| Posted On Jan 02, 2019 | By:

Six Lifestyle Changes to Reduce Blood Pressure

The American Heart Association and the American College of Cardiology released new guidelines for diagnosing and treating high blood pressure, also called hypertension, in late 2017. These most recent guidelines recommend that blood pressure should now be treated when it is higher than 130/80, rather than the previous 140/90. Under these new guidelines, it’s estimated that half of the U.S. population has high blood pressure.

High blood pressure, often referred to as the “silent killer,” often has no warning signs or symptoms.

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| Posted On Sep 21, 2016 | By:

The Importance of Managing High Blood Pressure

“My Doctor told me my blood pressure is too high – should I really be concerned?”

Yes, you absolutely should!

Many people have high blood pressure, and it therefore can be easy to think that this problem isn’t a big deal or is just a natural consequence of aging. This, however, is absolutely not the case.

High blood pressure or hypertension has been given the ominous label,

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| Posted On May 10, 2016 | By:

Atrius Health Recognized by CDC and CMS as Million Hearts® 2015 Hypertension Control Champion

Million Hearts®, a national initiative led by the Centers for Disease Control and Prevention (CDC) and the Centers for Medicare & Medicaid Services (CMS), recognized Atrius Health as a winner of its 2015 Hypertension Control Challenge. Atrius Health is one of 18 Hypertension Control Champions nationwide and one of two health systems in Massachusetts recognized this year for its evidence-based strategies to help patients achieve blood pressure control rates at or above 70 percent.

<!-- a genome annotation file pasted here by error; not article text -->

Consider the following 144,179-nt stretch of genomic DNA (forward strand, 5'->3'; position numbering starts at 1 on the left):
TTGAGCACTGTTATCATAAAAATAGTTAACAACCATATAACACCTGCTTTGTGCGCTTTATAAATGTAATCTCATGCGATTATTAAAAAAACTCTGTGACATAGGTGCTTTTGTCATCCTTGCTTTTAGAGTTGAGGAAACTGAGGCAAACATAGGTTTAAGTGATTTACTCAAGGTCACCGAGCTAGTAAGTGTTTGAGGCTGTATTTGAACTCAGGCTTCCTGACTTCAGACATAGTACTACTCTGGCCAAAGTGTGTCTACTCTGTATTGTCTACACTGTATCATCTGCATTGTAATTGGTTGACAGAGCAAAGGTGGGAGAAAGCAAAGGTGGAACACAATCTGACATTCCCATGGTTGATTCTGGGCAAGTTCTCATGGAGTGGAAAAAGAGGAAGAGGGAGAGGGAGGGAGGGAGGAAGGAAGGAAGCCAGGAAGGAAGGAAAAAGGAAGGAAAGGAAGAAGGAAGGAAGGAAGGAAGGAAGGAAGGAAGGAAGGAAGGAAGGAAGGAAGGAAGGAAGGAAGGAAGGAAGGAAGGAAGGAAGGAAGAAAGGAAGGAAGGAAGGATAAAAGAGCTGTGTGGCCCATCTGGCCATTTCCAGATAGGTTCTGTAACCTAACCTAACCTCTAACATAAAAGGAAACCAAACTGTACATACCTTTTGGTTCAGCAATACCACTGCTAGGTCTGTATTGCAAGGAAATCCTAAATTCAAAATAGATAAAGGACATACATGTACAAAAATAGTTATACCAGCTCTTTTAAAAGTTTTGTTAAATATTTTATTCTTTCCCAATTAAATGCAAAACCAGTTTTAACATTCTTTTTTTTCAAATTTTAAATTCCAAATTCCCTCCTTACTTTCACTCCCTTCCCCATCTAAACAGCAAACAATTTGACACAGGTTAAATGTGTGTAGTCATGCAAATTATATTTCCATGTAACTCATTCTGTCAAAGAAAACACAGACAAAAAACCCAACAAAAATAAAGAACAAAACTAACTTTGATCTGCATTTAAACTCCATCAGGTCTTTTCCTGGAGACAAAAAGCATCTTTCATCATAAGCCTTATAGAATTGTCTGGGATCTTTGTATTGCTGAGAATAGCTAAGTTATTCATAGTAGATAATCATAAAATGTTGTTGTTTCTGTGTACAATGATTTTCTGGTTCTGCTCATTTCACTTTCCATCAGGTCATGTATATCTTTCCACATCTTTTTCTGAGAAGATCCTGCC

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| Posted On Sep 10, 2015 | By:

Blood Pressure by the Numbers

119/79, 120/80, 140/90. No, these aren’t the winning lotto numbers, but they are numbers you should remember. They are key in understanding your blood pressure reading and they represent very real and very important facts about your health.

Blood pressure, by definition, measures the force pushing outwards on your arterial walls. As your heart pumps blood throughout the body, it pushes the blood up against the walls of the blood vessels;

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| Posted On Nov 24, 2014 | By:

Atrius Health demonstrates highest quality scores in New England for Medicare beneficiaries

Harvard Vanguard Medical Associates and the other medical groups in Atrius Health demonstrated the achievement of the highest scores for quality in New England among Pioneer ACOs and second highest scores for quality nationally among Pioneer ACOs when the Centers for Medicare and Medicaid Services (CMS) recently released scores for quality among the 237 organizations participating in a new model of caring for Medicare beneficiaries. Atrius Health is one of 23 organizations nationally participating in the highly selective Medicare Pioneer Accountable Care Organization (ACO) model.

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| Posted On Jun 25, 2013 | By:

Asking the Right Questions When You Have Chronic Kidney Disease

In the United States, 26 million adults have chronic kidney disease (CKD), which makes it harder for the kidneys to filter waste from the blood. CKD is an important health issue that can be under-recognized by patients and doctors, as it often progresses gradually with no obvious signs or symptoms until it has advanced to a late stage.  It is often linked to diabetes or hypertension, and symptoms include decreased energy, muscle cramps, and swollen feet and ankles. 

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| Posted On Aug 12, 2011 | By:

Polycystic Ovary Syndrome

Polycystic Ovary Syndrome (PCOS) is the most common endocrine problem – it is caused by a hormone imbalance in the body – as well as the most common cause of infertility in women.  PCOS affects 6.5 to 8 percent of women, and the prevalence is 3-4 times higher in overweight or obese women, as weight gain is a symptom of PCOS.  It is important to know that PCOS is a syndrome, not a disease,

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| Posted On May 27, 2011 | By:

Do you know if you have high blood pressure? You should.

It seems like every month is an awareness month, and May is no exception.  This month is Hypertension Awareness Month.  Although that’s not something that rolls off the tongue too easily, I feel it’s so important for everybody to understand it. 

So, if you are 18 or older, or know or care about someone who is 18 or older, listen up!  Give me ten minutes of your time – you may help save a life. 

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